I can remember trailing at my mother's heals as a toddler, dragging along my favorite teddy bear and screaming, tears burning my baby cheeks, begging her to answer me. She would purposefully not make eye contact with me for hours at a time. I remember begging for a hug before bed as a really young child, or, as a teenager, just asking if someone would at least talk to me in the house because they wouldn't let me out of the house or communicate with anyone outside of the house. Moments like these would go entirely unnoticed and unrecognized. How would you feel sane sitting in a room, listening to a conversation amongst the only other humans you have access to for who knows how long, and any time you try to participate in conversation or get asked a question, any response is somehow "not heard?" And if you persist, there will not only be silence towards you, but you will be searched and ridiculed for any slight change of habit. 

That's kind of hard when you've recently taken up self-harming and have gotten more aggressive with your anorexia. 

I had just fully begun realizing the sexual abuse of my childhood and how abnormally my family and I had both normalized it in our brains and relationships. It had made me uncomfortable as a child to try to stand up for myself. That was just something my family didn't allow us kids to do. It was seen as rebellion. Conversely, if you didn't gift physical affection when it was demanded, it was seen as disrespectful. Our bodies, minds, and admittedly, our spirits belonged to my parents. Everything was under close inspection and control. I don't want anyone to ever have control over me ever again. I control me. 

I know you know this. This is not a lecture, my love—please don't take it as such. I love you so very much, and I just want to help you understand for the moments when I don't. Sometimes I become afraid, like a child, and I fear that you will find a way to control me through my emotions like everyone else close to me has. I haven't had very much access to close relationships of any kind outside of the home until roughly two and a half years ago.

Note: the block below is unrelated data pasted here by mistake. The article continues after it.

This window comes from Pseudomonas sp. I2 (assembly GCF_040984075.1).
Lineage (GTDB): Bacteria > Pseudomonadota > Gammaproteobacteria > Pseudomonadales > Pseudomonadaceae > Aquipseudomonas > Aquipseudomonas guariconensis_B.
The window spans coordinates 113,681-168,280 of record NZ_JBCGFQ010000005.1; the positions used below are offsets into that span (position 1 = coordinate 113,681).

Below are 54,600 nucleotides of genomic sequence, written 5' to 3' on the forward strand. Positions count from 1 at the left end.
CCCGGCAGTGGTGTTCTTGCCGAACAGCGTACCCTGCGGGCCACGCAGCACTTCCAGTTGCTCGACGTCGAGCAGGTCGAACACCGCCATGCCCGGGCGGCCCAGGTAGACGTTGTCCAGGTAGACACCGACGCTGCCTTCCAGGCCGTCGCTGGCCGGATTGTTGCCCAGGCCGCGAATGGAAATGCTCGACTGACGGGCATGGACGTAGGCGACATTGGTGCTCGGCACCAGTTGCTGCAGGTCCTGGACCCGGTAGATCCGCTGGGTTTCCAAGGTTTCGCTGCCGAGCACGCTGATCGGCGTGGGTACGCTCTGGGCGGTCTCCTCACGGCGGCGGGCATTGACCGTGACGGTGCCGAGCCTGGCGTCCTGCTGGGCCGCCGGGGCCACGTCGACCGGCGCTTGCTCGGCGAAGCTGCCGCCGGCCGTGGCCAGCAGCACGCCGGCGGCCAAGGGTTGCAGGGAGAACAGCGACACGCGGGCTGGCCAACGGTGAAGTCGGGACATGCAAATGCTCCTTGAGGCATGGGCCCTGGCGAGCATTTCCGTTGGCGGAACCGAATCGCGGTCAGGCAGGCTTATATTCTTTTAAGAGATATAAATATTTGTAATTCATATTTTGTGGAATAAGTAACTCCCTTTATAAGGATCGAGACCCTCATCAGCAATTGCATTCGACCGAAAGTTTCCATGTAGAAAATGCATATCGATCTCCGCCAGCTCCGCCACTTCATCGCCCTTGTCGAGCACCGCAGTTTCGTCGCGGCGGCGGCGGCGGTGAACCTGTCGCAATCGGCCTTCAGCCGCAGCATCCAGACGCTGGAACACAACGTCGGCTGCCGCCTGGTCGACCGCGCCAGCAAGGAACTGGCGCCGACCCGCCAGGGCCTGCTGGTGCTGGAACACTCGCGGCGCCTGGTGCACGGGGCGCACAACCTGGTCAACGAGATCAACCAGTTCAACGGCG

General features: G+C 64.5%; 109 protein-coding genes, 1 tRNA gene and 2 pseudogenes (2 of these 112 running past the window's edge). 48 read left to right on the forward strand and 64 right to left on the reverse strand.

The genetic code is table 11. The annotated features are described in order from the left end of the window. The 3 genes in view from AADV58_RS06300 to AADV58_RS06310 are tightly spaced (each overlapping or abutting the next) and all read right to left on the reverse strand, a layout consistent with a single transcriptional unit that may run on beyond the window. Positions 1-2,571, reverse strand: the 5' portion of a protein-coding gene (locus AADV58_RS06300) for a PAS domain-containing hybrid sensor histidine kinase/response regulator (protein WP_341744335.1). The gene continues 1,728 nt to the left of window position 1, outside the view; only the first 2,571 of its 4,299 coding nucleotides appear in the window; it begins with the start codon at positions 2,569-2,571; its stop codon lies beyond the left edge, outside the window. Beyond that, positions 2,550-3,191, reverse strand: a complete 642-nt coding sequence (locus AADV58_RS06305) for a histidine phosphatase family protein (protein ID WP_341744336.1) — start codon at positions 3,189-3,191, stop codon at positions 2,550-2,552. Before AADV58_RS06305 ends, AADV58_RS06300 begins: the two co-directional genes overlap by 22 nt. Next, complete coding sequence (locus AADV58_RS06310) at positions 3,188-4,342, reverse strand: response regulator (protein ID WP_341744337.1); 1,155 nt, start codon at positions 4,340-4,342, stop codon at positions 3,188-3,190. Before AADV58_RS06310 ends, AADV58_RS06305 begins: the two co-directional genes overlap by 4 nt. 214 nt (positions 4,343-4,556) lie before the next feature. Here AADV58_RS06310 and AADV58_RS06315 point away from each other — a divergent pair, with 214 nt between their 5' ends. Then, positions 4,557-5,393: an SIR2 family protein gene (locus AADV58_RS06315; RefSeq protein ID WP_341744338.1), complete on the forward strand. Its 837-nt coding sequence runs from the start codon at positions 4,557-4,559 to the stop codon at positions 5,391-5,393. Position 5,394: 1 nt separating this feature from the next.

On these days that I feel like a child, I feel a lot of responsibility. I feel like everything I do is extremely stupid and like I'm an annoyance by breathing incorrectly. You don't make me feel this way. I'm not able to shake this state of mind that I am responsible for everything that goes wrong and I start taking everything personally. I just realized that now I'm projecting. Anything that you do, I take extremely seriously and you might not even know what you did or why I'm feeling the way that I am in the first place. I cannot become my mother or father. I cannot any tensions rise. It makes me feel insane. And when I ask you my love about my suspicions of tension, please don't become too angry. I'm paranoid and I'm terrified. I know you won't do anything to me, but I feel like I am not in control of myself. I guess you could say that I feel vulnerable, but it feels more like involuntary susceptibility to feeling than openly exposing my emotions. I don't know what to call it. I feel like a small innocent girl that was just stripped of her dignity. I want to scream but that wouldn't be nice. I want to say sorry with every fiber of my being, but I can't this time. I don't even know why... but I'm starting to think that I might. 

My hope is that the less I apologize in instances when I feel it's my duty as a child, the less I will feel like a child. I know that that leaves you at a more unpleasant end of the relationship... I even typed sorry and then had to backspace when I re-read this sentence. I know that I don't have to worry about physical repercussions from you, and I am forever grateful. I am so glad to have you in my life, my love. I know that it is not always easy. I know that I hurt you sometimes. I know that I often scare you to death with my deep plunging emotions. I know that I suck every drop of patience that you possess on many occasions. I am working on it with everything that I have. I love you.